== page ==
Grupo 4 (La Colina) - 4 (plus 7 AT-6, 9 A-24B) (2•• plus 8 AT-11 and 2 AT-6 and by this date a bomber unit!) Grupo 5 (Puerto Montt) 5
Grupo 6 (Punta Arenas) - 5
Grupo 10 - 8•• (plus 11 AT-6, 6 C-47, i C-45)
Grupo de Transporte No 1 - 5• (plus 11 AT-6, 5 C-47, B AT-11)
Escuela de Aviacion
"Capitan Avalos" - 15
Judging from the number of aircraft known to be on hand at the above dates, it is apparent that either additional quantities of BT-13's were acquired (probably through AmericanRepublics-Project channels) or some aircraft were recalled from aeroclub use.
The FAC finally retired its last seven airworthy "Valiants" in 1959 when they had, through cannibalization for parts, reached the ends of their useful lives.One, marked FAC164, is now on display, in fair condition, at Santiago.
Guatemala's air force, the Fuerza Aerea Guatemalteca, shares with Mexico the distinction of being the only ether Latin American country (excepting Venezuela) to operate both 8T-13 and BT-15 versions of the "Valiant".
Like its sister Central American Republics, Guatemala received a nucleus assortment of service types with which to mount a modest modernization and training program commensurate with their needs and capabilities. In the case of the FAG, five BT-15's were delivered, two in April and three in May 1943 under Lend-Lease Project GT-26. These aircraft received FAG serials 35-39, and our drawing (Fig. 10) shows FAG-39 in a post war scheme. Earlier they had carried essentially similar markings, but on a natural metal finish.
One aircraft was lost on a training flight while piloted by LT Enrique Secaira on 11 April 1944. Further attrition brought total effectiveness down to three by May 1946 and two by January 1949.
Since the FAG's T-6's were used as both advanced trainers and operational types, the "Valiants" were responsible for most of the "advanced" training duties.In order to mount any sort of training program at all, it was recognized that additional "Valiants" would be needed. Accordingly, at least three BT-13A's were acquired through civilian dealers in 1949 and 1950. At least one of these had been on the Guatemalan civil register as TG-BAJ prior to donning FAG warpaint. These, combined with surviving BT-15's, soldiered on until at least June 1954 when only three remained of all types.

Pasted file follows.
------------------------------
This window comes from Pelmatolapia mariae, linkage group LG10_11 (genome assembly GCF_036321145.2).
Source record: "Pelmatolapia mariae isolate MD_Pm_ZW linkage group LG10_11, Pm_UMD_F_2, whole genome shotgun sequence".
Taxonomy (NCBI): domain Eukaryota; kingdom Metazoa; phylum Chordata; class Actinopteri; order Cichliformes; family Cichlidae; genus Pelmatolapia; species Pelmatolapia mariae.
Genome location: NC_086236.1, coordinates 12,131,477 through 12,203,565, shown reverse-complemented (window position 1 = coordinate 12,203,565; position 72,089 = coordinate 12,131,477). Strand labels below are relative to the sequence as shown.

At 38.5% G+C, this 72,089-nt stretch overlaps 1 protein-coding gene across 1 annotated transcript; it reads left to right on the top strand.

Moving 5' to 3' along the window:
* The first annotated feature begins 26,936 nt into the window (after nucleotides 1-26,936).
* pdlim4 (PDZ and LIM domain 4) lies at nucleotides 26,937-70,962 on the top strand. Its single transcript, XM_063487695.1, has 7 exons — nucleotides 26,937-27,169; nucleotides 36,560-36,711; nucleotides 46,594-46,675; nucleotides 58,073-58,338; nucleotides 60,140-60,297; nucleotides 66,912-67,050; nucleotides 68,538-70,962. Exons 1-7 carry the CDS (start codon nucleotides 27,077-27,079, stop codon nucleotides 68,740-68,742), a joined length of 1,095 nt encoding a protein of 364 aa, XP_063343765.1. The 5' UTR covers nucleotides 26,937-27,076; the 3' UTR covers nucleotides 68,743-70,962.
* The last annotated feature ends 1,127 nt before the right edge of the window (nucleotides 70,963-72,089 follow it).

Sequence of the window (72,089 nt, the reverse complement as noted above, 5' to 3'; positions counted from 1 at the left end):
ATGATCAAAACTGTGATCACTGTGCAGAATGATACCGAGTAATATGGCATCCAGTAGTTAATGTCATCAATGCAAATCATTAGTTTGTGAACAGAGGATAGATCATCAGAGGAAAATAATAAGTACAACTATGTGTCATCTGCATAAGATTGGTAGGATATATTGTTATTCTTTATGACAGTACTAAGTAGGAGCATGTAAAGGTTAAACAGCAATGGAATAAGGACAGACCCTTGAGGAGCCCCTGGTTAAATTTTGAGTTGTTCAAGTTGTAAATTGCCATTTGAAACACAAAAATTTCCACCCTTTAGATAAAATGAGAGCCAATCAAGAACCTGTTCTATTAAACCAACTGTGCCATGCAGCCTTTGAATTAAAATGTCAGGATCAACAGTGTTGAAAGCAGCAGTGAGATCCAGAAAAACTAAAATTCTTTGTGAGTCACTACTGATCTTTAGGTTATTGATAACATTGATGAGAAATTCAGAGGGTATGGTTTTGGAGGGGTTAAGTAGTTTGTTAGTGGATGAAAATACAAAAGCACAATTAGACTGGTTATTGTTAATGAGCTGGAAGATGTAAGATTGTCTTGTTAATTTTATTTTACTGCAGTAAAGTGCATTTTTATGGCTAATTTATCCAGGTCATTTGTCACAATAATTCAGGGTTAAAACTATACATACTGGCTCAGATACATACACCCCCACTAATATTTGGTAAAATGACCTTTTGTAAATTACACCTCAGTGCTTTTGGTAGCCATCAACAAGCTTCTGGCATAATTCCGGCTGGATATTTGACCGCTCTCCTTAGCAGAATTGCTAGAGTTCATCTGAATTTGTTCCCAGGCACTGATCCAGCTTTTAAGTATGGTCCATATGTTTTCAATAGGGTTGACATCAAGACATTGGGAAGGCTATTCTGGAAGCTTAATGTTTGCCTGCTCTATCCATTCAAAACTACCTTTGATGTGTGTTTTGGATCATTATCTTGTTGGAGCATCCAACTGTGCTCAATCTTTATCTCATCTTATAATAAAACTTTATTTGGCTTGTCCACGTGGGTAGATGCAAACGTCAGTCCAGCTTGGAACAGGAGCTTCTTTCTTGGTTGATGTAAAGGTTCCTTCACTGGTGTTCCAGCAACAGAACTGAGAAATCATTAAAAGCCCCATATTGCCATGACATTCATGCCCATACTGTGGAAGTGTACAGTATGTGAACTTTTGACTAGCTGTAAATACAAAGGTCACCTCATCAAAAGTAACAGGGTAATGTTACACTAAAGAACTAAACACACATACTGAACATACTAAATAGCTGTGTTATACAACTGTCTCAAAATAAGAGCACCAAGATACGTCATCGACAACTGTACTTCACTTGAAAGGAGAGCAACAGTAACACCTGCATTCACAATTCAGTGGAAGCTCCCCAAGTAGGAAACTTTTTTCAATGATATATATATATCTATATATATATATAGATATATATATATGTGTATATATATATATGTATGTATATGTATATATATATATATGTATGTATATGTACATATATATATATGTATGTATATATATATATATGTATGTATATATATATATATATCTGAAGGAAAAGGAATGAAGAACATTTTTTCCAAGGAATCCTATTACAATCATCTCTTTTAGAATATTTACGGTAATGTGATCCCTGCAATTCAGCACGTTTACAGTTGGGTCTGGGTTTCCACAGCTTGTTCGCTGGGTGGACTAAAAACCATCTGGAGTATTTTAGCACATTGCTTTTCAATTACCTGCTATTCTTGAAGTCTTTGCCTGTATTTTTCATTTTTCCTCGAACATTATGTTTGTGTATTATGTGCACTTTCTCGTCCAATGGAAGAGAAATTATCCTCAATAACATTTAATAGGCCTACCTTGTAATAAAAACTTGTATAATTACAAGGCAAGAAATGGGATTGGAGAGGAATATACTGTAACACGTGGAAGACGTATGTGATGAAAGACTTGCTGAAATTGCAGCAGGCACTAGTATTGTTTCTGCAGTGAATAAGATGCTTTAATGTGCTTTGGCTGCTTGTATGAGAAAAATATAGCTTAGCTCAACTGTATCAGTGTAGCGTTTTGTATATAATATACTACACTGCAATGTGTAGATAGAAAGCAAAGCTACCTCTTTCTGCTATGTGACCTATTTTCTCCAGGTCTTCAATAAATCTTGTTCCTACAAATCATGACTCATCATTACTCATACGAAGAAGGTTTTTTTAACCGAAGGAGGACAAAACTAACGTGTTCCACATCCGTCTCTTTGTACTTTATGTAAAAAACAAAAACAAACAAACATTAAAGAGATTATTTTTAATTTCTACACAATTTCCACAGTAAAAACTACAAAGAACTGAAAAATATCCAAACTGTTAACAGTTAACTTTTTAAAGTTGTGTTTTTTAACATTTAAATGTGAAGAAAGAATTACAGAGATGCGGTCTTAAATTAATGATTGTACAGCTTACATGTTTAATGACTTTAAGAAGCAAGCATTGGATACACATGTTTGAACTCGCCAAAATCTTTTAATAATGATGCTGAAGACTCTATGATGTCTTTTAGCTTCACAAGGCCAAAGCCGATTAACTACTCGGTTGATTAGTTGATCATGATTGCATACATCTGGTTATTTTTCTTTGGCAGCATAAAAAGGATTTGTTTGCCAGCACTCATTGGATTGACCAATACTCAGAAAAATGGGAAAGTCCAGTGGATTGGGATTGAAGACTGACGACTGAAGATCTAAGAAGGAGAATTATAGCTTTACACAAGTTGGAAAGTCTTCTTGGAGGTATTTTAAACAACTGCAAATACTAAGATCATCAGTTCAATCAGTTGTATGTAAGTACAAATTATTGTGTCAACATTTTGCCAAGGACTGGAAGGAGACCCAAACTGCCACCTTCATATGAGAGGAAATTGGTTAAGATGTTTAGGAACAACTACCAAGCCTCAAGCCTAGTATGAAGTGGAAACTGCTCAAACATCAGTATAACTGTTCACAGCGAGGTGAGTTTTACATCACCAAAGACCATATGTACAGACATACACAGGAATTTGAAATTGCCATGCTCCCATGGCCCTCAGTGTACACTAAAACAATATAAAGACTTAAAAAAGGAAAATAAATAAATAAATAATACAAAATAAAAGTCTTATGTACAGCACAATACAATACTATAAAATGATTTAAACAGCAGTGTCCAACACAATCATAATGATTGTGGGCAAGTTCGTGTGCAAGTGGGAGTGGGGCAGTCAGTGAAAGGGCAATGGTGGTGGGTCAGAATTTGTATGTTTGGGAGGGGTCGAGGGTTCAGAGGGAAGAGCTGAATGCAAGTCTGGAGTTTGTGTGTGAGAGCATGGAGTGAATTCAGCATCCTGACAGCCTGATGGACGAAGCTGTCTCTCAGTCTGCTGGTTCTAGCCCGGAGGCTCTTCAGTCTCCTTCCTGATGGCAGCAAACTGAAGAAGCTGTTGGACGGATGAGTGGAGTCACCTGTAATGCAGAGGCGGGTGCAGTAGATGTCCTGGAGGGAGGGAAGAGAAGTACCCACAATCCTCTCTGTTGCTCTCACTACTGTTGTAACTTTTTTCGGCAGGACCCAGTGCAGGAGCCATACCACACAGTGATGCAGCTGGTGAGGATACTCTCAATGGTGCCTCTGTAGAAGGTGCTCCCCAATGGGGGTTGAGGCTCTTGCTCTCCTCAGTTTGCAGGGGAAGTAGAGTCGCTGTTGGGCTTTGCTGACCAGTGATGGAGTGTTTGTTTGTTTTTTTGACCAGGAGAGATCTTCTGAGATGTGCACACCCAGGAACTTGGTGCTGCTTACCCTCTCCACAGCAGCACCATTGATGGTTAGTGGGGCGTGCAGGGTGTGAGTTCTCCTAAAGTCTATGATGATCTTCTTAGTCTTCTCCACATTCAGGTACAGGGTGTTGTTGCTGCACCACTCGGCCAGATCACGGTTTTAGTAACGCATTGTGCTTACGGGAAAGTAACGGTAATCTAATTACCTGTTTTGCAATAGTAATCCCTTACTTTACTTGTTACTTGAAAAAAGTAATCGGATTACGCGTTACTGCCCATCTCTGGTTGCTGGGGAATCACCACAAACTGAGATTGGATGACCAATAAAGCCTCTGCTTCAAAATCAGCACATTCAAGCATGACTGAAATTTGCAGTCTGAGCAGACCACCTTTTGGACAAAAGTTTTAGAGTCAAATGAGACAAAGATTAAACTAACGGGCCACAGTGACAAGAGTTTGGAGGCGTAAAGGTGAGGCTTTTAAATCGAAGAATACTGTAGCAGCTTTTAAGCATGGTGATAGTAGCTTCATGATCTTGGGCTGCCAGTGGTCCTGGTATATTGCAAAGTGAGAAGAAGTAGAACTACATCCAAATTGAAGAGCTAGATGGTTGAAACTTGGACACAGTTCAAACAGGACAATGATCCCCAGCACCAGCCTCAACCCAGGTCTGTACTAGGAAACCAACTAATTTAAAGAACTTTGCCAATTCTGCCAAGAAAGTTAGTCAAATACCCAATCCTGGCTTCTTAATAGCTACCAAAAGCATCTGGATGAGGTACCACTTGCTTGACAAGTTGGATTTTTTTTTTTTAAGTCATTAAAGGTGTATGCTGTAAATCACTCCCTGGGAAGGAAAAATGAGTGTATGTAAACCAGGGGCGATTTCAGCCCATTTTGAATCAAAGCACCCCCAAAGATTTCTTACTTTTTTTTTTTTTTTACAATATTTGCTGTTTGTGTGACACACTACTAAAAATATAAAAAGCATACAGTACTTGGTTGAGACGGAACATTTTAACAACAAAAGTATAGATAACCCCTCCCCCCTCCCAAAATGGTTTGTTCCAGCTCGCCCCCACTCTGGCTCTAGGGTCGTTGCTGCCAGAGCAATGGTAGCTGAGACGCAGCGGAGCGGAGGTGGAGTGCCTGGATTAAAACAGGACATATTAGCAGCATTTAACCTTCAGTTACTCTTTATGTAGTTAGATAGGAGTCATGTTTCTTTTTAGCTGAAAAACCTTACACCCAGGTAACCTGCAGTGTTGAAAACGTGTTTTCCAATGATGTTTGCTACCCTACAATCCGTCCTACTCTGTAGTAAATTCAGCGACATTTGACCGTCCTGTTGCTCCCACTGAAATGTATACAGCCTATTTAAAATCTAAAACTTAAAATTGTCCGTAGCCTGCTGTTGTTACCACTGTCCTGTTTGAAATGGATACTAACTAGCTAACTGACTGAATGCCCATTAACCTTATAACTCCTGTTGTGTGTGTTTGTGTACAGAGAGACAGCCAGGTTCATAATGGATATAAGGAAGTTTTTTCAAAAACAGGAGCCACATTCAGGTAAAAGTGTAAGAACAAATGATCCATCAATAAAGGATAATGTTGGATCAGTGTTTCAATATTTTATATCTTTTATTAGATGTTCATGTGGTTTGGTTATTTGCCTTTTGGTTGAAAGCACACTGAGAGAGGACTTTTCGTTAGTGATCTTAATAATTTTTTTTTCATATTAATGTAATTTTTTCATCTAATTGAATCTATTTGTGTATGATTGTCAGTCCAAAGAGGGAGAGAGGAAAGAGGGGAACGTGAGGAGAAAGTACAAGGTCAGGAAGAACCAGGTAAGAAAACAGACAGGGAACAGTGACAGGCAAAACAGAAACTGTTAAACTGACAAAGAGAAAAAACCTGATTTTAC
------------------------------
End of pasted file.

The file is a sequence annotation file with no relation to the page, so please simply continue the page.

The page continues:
In June 1943, close on the heels of the Guatemalan delivery of BT-15's, the Fuerza Aerea Mexicana received flight of 10 BT-15's from Kelly Field. Mexico and Guatemala (together with Venezuela) share the distinction of being the only Latin American nations to use both BT-13's and BT-15's, but Mexico went one better by receiving all three basic versions of the "Valiant" - BT-13A's, BT-13B's, and BT-15's - and all under Lend-Lease.
The BT-15's, which were delivered factoryfresh in serial number order (42-41801 to 41810) were serials by the FAM through the simple expedient of using the last three digits of the USAAF serials, i.e. 801-810 prefixed by a three-letter acronym indicating the function and manufacturer of the aircraft. In the case of the BT-13's and -15's, this prefix was "BEV" (for Basico Entrenamiento Vultee).For all
intents and purposes the FAM freely intermixed variants of the "Valiant", finding little to distinguish them.
By October 1943, the FAM had also received its first 10 BT-13A's. By June 1944, 18 of the "BEV's" were concentrated at the Escuela de Aviacion Militar at Guadalajara, while one other was stationed for liaison purposes at the FAM's Mexico City base (one other had been w/o on 2 July 1943).
An additional batch of 18 BT-13A's was flown down in late October 1944. These were followed in January 1945 by not fewer than 20 BT-13B's. Because of the multitude of USAAF serial blocks from which they were drawn, these "Valiants", were eventually assigned FAM serials BEV-401 through 448, although evidence indicates that some early machines carried various presentations of their former USAAF serials for some time.
Following WWII, the FAM, with a limited budget and fluctuating manpower needs, found that utilizing their "Valiants" presented ever increasing maintenance problems; attrition and hard use slowly and inexorably took their toll. By June 1954, only six remained airworthy at the EAM at Guadalajara, and these were flying less than 10 hours per day cumulatively. One of these aircraft is illustrated as Fig. 11. Fiscal hard times for the FAM bred necessity in the shops and by June 1957 five airworthy examples were still on hand, although this was the last reported year of use.
A camouflaged BT-13A (N67208), bearing Mexican national insignia, was seen at Van Nuys, California, in 1972, replete with an R-1340 engine. Despite appearances, this aircraft (41-11297) was not an FAM "Valiant", merely the result of a private US owner with a sense of humor. However, it was close, 41-11296 was an FAM BT-13A.
Tiny E1 Salvador was another Central American state to receive gratuitous shipments of Lend-Lease trainers, and the Fuerza Aerea Salvadoreña duly took delivery of three BT-13A's in July 1943, one of which received the FAS serial "42". Our illustration (Fig. 12) is of one of this initial batch.